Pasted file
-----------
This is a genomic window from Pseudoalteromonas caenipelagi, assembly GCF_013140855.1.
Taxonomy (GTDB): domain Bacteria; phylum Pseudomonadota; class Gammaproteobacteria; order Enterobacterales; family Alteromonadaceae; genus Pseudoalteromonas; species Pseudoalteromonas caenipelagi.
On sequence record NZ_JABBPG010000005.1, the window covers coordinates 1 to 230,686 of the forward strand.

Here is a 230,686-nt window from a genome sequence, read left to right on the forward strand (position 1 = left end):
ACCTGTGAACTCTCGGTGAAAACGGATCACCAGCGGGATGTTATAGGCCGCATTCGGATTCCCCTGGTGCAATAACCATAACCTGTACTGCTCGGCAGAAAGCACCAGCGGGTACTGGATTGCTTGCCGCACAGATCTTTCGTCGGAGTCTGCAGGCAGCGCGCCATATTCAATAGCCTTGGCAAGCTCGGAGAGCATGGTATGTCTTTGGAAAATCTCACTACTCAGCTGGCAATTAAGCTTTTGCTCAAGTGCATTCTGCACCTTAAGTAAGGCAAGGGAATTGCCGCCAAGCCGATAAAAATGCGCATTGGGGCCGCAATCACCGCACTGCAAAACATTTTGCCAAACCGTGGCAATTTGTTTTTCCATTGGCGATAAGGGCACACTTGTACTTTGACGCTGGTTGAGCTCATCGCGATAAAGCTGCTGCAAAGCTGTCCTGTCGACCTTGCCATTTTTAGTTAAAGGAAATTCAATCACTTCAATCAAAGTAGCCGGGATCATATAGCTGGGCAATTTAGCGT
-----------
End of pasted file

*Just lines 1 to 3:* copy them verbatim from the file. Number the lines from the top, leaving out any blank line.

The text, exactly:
This is a genomic window from Pseudoalteromonas caenipelagi, assembly GCF_013140855.1.
Taxonomy (GTDB): domain Bacteria; phylum Pseudomonadota; class Gammaproteobacteria; order Enterobacterales; family Alteromonadaceae; genus Pseudoalteromonas; species Pseudoalteromonas caenipelagi.
On sequence record NZ_JABBPG010000005.1, the window covers coordinates 1 to 230,686 of the forward strand.